In a few weeks’ time Richard Haass will fly in to chair a talks process covering ‘contentious’ issues like flags, parades, protests, symbols, emblems and dealing with the past. He hopes to be able to present a set of recommendations supported by all of the parties before the end of the year.
But I’ll tell you something for nothing: there will be no all-party agreement on parades. Oh yes, there will be a form of words and understandings, but like the strategy which emerged at the end of the Cardiff talks a few months ago the proposals won’t withstand first contact with on-the-street reality.
The Castlederg ‘celebration’ (and when you have people dressed in paramilitary gear there’s really no other word you can use) may have angered many people in the pro-Union community – but that was merely a propaganda bonus for the organisers: for that celebration was primarily a reminder to Sinn Fein supporters that the ‘struggle’ goes on. There may still be a border and Ireland may still be as far away as ever from unification, but Sinn Fein has to plough on with the pretence (and, again, there is no other word for it) that they are winning.
That’s the nature of propaganda. It’s nearly always aimed at your own side rather than the other. It’s about keeping your core voters and supporters convinced that progress is being made. If your opponents react with anger, violence and a why-are-they-getting-away-with-it response, then so much the better. Indeed, their reaction becomes a key component of your propaganda.
Parades/commemorations/celebrations matter in Northern Ireland. They matter because they are omnipresent, highly visible manifestations and consequences of unfinished political business. And, to be honest, it’s been unfinished business since that moment in the late 12th century when Henry II sent his forces to Ireland. Nothing since that moment has ever been recognised or accepted as a final settlement. Moments like the Plantation, the 1798 rebellion, the Act of Union, the Third Home Rule Bill, the Easter Rising, the 1920 Government of Ireland Act, Sunningdale, the Anglo-Irish Agreement and the Good Friday Agreement (complete with the St Andrews add-ons) come and go down the centuries. Yet we never seem to reach the stage at which we can all agree that we have arrived at our final destination.
Instead, we reach yet another stalemate: and being a stalemate both sides continue with their separate campaigns to get what they want – and to hell with the others! That’s why flags, symbols, emblems, painted kerbs, murals, banners and cultural icons also matter so much to us. They are part and parcel of a mindset in which we constantly have to remind ourselves – and our opponents – who we are.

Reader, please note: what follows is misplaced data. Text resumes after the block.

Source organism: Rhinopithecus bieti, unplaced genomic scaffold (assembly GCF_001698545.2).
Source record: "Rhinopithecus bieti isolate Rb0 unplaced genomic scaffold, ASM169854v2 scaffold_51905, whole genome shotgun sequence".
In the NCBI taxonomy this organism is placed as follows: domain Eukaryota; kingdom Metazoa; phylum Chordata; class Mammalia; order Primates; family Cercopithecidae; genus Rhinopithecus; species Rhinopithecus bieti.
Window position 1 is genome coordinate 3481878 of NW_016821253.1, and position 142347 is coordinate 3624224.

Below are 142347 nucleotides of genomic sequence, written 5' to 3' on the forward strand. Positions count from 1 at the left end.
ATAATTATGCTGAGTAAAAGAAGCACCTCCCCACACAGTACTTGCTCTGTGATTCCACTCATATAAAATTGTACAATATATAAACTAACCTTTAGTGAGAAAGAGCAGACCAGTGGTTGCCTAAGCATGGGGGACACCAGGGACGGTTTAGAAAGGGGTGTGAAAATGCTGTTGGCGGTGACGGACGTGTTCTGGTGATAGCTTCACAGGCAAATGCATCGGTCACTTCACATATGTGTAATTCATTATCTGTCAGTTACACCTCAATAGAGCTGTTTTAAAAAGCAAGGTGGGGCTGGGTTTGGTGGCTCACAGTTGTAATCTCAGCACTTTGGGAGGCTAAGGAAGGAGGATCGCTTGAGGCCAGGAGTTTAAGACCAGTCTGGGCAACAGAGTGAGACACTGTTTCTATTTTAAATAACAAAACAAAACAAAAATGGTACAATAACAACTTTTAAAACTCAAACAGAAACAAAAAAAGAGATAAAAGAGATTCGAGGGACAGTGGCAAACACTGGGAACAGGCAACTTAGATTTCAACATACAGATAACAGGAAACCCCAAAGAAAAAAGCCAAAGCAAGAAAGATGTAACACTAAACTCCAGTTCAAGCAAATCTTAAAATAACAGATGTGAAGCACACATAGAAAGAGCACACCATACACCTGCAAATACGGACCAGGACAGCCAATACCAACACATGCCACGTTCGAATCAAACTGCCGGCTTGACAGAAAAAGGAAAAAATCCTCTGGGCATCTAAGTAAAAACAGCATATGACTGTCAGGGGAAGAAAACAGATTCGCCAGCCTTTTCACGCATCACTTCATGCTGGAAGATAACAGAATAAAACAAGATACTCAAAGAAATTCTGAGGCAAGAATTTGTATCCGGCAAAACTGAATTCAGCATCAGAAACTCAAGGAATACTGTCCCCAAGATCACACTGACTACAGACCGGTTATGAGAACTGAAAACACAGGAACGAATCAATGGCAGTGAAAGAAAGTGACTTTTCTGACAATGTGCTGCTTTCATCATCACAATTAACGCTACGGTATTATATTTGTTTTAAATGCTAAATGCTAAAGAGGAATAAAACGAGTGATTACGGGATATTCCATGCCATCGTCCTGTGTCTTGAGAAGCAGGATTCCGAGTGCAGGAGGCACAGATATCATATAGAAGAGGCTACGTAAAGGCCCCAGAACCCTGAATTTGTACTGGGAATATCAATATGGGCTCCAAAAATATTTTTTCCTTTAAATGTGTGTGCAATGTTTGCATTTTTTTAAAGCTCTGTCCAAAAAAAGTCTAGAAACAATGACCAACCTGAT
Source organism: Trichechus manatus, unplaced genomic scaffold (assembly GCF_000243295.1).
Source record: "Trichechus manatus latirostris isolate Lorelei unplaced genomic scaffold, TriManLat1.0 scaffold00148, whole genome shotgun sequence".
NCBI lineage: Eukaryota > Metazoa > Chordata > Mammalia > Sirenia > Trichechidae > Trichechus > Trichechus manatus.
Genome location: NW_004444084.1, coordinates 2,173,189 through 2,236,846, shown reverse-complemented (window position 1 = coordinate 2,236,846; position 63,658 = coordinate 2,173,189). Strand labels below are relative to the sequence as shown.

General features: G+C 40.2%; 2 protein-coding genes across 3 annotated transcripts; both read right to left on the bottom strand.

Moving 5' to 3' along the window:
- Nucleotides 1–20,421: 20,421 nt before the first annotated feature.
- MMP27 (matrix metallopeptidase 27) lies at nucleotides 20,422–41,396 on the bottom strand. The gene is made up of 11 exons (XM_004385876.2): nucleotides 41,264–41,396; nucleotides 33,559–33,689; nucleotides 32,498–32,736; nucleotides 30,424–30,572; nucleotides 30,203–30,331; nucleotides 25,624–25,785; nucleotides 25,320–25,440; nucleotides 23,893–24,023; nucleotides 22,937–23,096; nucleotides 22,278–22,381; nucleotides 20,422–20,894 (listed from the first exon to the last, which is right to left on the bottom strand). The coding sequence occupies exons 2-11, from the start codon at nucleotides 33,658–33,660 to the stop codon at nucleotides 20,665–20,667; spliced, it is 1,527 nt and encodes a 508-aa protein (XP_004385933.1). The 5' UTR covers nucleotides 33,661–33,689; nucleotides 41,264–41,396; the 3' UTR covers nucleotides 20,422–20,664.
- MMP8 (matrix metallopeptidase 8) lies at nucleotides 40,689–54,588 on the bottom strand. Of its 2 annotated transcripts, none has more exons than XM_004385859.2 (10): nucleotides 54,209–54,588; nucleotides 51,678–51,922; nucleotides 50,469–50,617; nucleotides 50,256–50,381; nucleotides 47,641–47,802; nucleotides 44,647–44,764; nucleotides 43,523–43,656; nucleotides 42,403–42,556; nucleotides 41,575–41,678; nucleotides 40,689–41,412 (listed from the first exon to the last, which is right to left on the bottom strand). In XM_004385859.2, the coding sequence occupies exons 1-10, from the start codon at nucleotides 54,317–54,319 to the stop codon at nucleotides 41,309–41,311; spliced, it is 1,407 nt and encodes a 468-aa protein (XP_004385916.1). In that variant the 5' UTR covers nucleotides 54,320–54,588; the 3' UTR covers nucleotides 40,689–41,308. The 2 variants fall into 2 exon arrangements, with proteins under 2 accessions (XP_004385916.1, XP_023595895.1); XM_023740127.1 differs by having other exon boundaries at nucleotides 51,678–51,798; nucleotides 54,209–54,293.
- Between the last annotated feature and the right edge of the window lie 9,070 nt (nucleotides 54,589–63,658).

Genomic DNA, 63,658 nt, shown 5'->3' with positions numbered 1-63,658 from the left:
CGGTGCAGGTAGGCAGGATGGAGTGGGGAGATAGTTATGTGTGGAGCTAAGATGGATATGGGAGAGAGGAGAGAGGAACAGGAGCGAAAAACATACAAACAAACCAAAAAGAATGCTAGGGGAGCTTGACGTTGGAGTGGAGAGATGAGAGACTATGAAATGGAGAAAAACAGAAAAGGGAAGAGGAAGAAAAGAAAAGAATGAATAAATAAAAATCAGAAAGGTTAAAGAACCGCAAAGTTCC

While some plucky souls may try and sing ‘this land is your land, this land is my land’, most people prefer to respond with ‘this bit is my bit, that bit is your bit’. We don’t want to look at ourselves from the other person’s perspective, because that would mean having to stand on his land, maybe even in his shoes.
So there’s another issue the Haass talks won’t be able to resolve. Not because we can’t talk about the issues (that’s easy enough to do), but because we don’t actually want to reach a compromise and a consensus. Let me nuance that: we have reached a consensus already, a consensus reflected in the fact that we either vote for us-and-them parties or else don’t bother voting and allow the us-and-them parties to promote division without serious opposition.
So, if Haass is unlikely to broker any agreement on parades, flags, emblems and commemorations, what’s the likelihood he can deliver anything on legacy issues and dealing with the past? None. Zero. Nil. Zilch. In one sense it’s OK for both sides to say that there are different narratives, but when the narratives are competing and leading to different conclusions then it’s not going to be possible to agree. And nor can you agree to disagree, because how do you build a shared future on that basis?
Also – as I keep asking – how do you build a shared future when both sides will always disagree on the geographical boundaries and constitutional future of the very country they both share?
Why is Richard Haass coming? Why is someone with his background and pedigree coming here to talk to a collection of people who seem incapable of even the basic civilities required for everyday cooperation? Or, putting it another way, what does his willingness to come here tell us about the state of the peace/political process?
It tells us that we are in big, big trouble here. The relationship between the DUP and Sinn Fein is worse than I have seen it since 2007 and Robinson’s apparent u-turn on the Maze hasn’t helped. The unionist parties are in a chaotic state, seemingly more concerned with putting the boot into each other than promoting the Union and instilling confidence in the institutions. Some elements of loyalism are now a law onto themselves.
Sinn Fein, meanwhile, is upping the ante on an almost daily basis, backing celebrations like Castlederg and encouraging Gerry Kelly to do whatever he can to annoy unionists. The SDLP mimics Sinn Fein and Alliance spouts tosh. There is no chance – and I really do mean no chance – of bringing any degree of sanity to this circus.
Mr Haass is coming here in his role of conjuror. His job is to bamboozle us with smoke and mirrors and buy us a few more months until the next crisis.
But he’s a good man, wasting his time. The only people who can solve our problems are ourselves. Maybe the outside world should just shun us and stop funding us until we sort ourselves out?